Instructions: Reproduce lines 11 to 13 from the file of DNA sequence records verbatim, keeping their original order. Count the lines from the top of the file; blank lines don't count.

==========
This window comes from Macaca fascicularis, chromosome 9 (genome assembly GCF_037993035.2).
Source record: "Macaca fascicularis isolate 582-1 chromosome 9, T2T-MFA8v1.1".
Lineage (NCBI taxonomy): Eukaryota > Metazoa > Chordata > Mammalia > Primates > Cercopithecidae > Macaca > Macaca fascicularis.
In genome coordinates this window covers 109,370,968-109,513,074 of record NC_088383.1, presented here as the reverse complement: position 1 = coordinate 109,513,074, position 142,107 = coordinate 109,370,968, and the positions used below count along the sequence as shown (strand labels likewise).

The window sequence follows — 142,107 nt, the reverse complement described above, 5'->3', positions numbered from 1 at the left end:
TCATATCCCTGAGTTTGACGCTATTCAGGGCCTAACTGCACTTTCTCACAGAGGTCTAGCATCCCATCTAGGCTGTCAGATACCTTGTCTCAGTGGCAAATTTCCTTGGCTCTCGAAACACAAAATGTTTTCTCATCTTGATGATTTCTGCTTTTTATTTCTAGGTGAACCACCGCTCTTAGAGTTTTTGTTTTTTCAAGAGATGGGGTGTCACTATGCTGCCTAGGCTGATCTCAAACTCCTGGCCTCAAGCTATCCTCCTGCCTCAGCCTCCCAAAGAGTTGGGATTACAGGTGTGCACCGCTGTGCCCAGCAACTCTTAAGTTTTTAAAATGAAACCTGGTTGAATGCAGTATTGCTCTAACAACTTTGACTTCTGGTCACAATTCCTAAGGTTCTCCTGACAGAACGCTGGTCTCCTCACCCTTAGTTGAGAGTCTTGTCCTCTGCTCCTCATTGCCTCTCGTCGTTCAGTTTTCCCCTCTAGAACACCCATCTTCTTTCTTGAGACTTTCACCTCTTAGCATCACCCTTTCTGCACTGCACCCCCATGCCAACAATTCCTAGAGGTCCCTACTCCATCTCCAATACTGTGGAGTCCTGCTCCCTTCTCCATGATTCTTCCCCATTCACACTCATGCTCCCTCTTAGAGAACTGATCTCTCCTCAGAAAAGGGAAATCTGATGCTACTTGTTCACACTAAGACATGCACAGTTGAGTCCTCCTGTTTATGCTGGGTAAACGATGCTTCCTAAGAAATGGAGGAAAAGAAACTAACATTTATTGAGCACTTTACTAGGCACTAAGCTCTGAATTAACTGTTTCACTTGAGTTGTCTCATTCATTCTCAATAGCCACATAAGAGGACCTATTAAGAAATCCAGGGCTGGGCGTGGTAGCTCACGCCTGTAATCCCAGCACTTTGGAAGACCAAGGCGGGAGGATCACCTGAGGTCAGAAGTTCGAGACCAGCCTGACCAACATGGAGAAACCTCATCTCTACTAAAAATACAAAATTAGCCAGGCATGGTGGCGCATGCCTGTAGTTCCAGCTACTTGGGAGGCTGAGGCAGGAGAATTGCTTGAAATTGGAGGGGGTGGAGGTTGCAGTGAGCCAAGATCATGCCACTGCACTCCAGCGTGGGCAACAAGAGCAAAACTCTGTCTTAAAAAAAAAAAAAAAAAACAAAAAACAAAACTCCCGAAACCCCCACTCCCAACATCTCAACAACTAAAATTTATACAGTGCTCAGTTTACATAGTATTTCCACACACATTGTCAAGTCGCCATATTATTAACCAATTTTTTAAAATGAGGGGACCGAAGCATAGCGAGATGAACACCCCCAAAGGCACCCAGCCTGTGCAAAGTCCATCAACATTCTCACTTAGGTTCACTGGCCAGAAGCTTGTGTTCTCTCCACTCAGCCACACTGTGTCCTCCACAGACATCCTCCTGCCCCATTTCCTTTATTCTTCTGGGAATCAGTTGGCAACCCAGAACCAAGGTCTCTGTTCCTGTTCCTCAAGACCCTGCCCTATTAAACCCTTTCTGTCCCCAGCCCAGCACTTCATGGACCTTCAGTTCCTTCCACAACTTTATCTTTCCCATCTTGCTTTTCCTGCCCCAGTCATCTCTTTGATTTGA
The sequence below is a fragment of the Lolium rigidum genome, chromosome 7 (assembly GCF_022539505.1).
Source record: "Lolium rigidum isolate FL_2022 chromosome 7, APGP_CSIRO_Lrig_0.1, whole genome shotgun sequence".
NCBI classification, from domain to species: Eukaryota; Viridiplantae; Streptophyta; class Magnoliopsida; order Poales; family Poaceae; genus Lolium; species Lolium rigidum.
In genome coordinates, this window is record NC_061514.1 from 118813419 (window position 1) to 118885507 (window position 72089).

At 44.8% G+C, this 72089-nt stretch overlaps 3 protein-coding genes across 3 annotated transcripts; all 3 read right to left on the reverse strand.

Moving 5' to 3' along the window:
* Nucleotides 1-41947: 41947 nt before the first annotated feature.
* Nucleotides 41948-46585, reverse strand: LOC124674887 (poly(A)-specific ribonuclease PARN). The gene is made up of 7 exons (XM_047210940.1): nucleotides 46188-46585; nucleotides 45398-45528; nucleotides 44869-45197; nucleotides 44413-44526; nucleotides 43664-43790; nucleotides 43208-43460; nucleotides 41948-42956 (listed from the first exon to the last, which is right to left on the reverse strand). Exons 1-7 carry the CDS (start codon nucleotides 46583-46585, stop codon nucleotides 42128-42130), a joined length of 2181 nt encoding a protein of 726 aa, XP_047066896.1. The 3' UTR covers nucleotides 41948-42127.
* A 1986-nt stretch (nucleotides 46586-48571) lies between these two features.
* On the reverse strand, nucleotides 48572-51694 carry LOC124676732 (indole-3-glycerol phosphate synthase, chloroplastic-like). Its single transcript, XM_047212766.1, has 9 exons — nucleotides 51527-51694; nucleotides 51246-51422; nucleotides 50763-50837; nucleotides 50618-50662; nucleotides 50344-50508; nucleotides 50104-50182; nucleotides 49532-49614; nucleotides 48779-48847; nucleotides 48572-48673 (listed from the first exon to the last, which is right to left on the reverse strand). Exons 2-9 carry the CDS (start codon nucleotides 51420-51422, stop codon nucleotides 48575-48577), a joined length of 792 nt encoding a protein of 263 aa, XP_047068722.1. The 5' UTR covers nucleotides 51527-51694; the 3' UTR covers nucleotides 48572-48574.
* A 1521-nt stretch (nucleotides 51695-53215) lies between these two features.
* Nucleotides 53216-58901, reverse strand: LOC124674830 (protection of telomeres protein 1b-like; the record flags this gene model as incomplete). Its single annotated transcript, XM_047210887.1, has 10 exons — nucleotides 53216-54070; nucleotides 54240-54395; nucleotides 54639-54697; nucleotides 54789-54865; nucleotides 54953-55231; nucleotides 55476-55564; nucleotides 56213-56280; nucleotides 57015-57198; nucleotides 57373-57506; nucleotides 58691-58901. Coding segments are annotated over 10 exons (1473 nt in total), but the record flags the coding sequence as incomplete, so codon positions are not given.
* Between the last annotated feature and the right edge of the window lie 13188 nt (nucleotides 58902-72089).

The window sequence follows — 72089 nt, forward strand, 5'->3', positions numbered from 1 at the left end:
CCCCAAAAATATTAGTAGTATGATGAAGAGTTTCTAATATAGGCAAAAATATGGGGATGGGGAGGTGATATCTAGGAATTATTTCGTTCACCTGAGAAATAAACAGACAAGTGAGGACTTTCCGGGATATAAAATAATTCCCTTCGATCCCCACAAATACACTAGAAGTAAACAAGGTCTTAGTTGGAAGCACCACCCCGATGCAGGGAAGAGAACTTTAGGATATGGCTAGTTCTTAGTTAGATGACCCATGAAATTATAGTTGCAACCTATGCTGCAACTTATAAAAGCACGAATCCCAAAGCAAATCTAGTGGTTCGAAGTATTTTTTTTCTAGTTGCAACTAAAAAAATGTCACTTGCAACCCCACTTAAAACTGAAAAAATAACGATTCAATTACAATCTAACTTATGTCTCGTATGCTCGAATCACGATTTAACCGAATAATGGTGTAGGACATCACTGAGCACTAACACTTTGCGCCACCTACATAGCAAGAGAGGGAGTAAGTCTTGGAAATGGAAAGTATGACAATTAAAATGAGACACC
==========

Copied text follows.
At 44.8% G+C, this 72089-nt stretch overlaps 3 protein-coding genes across 3 annotated transcripts; all 3 read right to left on the reverse strand.

Moving 5' to 3' along the window:
* Nucleotides 1-41947: 41947 nt before the first annotated feature.